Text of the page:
One of my tour guides in Orvieto preferred Lacan’s suggestion that in forgetting “Signorelli’s name he was effacing his own first name Sigmund.
If you are thinking this is getting weird, you are right.
Scholars continue to debate whether it wasn’t something else that had haunted Freud’s psyche after his trip to Orvieto. Perhaps it was the homoerotic imagery that was to blame? Or perhaps it was facing the Father (Freud’s father had just died) and the experience of death, when descending into the Etruscan caves? (Freud would dream about this).
Back home, a few days before the mandatory lockdown in California, we visited my mom about an hour away from our place in Pasadena. It was pouring rain, and I saw the man when we were stopped at a red light. We had just exited the freeway. My husband was driving so kept his eyes on the light, but I saw the homeless man standing in the rain immediately. He had one of those plastic disposable rain coats people sometimes toss in their suitcases before they travel—never really expecting to have to use it. Not seeking shelter, not showing emotion, he just stood there, looking hungry and cold. Eyes wide and haunted, he seemed to look right through me. When the light changed to green, my husband hit the gas and drove the last few blocks home, as I sat there paralyzed by anxiety. He could have been in Signorelli’s End of Days.
I was filled with self-loathing that we didn’t do something, instead of just sitting there in horror at the world.
That was the last time I left the house. During the past several months of lockdown, I have found myself thinking of the End of Days frescoes constantly, especially the painting depicting the communal harmony of heaven–where people worked together. It wasn’t just something seen, but heard–the paintings become –again– Dante’s journey from cacophony to polyphony. People have compared Old Master paintings to particular pieces of music–from cacophony to polyphony. For example, legendary art historian Bernard Berenson declared the angels of Titian’s Assumption of the Virgin to be “Embodied joys, acting on our nerves like the rapturous outburst of the orchestra at the end of “Parsifal.” And I would argue that Piero’s True Cross Frescoes are like Beethoven’s Cavatina. In this way, Weber compares the Signorelli frescoes to a symphony by Tchaikovsky at the apogee of force, every instrument of the orchestra performing simultaneously.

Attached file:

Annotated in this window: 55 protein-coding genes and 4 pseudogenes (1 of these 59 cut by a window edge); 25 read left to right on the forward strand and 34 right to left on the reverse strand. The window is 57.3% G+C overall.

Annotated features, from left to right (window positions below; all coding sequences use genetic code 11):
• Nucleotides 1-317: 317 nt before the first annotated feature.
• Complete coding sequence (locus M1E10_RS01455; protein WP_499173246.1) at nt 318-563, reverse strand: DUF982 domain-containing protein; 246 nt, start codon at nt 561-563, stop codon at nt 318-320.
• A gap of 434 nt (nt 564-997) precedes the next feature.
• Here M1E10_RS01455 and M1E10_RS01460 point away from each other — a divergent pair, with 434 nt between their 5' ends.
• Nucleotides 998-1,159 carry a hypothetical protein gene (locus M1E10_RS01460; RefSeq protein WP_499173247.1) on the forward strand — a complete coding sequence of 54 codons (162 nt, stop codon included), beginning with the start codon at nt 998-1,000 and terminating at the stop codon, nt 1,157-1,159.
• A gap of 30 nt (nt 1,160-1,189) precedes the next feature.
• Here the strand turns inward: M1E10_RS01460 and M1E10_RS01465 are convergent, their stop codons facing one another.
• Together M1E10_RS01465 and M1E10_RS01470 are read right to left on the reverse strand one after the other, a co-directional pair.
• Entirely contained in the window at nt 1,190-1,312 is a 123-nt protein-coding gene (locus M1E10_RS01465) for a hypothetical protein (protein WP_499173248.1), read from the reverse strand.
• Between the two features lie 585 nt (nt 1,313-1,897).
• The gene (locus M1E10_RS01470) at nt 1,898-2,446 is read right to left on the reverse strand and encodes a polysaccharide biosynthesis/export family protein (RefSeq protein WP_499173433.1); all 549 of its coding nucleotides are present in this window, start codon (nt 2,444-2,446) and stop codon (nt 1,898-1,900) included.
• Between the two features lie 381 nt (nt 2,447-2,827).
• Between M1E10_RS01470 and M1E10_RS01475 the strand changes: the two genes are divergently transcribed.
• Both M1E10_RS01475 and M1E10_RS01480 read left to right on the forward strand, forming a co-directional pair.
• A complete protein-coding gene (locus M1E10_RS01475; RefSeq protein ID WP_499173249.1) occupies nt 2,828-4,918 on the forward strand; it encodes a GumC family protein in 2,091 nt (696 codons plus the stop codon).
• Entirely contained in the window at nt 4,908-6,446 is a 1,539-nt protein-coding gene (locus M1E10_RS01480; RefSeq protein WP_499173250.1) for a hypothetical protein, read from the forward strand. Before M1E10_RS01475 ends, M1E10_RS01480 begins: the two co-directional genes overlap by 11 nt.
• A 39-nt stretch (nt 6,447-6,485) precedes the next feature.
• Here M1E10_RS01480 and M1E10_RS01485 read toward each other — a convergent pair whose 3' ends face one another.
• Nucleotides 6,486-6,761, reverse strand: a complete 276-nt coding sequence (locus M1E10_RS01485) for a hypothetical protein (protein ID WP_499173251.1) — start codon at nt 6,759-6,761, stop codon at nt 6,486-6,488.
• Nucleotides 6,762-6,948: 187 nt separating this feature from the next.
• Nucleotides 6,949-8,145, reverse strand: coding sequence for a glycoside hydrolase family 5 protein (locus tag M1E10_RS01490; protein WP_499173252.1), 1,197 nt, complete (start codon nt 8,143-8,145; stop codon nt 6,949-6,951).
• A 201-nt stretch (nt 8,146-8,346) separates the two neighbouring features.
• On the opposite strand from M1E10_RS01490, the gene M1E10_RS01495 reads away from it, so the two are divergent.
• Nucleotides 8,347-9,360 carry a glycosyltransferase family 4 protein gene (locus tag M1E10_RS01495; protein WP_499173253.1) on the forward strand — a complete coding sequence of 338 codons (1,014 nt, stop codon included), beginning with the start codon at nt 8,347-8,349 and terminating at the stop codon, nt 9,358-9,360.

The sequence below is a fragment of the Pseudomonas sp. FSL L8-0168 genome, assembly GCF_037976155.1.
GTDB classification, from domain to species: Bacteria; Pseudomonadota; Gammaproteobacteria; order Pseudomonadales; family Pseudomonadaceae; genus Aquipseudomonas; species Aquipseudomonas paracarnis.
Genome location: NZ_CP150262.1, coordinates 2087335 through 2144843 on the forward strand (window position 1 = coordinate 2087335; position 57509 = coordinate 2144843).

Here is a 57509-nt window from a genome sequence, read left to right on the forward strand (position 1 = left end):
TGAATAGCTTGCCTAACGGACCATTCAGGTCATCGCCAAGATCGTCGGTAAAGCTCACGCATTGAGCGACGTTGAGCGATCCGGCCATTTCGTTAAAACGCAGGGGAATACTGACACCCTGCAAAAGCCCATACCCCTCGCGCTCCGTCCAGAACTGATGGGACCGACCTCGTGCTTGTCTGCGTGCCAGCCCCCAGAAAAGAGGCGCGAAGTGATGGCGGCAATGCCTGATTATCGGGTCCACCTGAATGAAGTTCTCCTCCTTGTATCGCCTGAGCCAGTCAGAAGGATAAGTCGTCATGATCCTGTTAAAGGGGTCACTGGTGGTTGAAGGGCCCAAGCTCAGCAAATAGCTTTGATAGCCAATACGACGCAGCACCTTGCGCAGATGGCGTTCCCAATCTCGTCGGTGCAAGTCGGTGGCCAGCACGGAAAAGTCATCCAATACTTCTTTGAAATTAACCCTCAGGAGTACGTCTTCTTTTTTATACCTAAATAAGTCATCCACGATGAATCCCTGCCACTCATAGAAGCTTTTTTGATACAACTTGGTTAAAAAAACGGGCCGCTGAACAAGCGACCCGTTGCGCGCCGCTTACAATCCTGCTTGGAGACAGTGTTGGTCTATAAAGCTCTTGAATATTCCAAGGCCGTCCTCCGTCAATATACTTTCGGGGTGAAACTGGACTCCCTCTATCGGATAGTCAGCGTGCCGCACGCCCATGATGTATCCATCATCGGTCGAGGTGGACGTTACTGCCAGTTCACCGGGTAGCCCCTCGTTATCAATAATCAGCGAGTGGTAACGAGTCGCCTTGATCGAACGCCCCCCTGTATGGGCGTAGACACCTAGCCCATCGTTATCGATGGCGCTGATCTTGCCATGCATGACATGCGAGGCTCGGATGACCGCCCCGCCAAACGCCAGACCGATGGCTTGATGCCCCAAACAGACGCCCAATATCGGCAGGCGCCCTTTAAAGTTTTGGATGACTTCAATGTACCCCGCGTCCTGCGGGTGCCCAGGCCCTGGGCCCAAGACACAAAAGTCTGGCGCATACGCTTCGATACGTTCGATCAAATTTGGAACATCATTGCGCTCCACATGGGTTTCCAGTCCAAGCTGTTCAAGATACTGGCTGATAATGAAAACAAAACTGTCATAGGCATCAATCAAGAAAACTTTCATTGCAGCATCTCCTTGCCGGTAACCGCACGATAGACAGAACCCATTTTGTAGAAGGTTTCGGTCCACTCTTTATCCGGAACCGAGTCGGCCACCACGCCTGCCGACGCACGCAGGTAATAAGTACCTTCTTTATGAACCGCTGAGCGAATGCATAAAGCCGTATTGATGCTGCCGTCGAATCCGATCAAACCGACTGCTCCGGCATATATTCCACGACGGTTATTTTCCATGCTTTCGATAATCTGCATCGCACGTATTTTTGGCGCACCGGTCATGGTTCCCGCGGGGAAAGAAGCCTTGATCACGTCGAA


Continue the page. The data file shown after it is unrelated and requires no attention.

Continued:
To say this work of art had made a deep impression on me –as it had on Freud–would only be an understatement, for the changed the way I see the world.
Still, Freud’s choice of Signorelli’s frescoes as the finest paintings he had ever seen was an odd one. I think many people would agree with me that Signorelli’s teacher Piero della Francesca (my own favorite painter) was the vastly better artist. Though Signorelli started off as an apprentice in Piero’s studio in Arezzo, his work lacks the sublime transcendent quality of that of his teacher’s. It is also missing the “more-real-than-real” vibrancy of Mantegna. And even fans of the robust style usually go for Michelangelo or Tintoretto. And speaking of Michelangelo, you won’t be too surprised to hear that when Michelangelo stopped at Orvieto to see Signorelli’s frescoes, he intended to stay for a day and instead stayed several weeks. Giorgio Vasari, the Florentine father of art history, counted this as a decisive influence, “as anyone can see,” in Vasari’s words, on Michelangelo’s “Last Judgment” in the Sistine Chapel. So it wasn’t just Freud and Leanne who became a bit obsessed.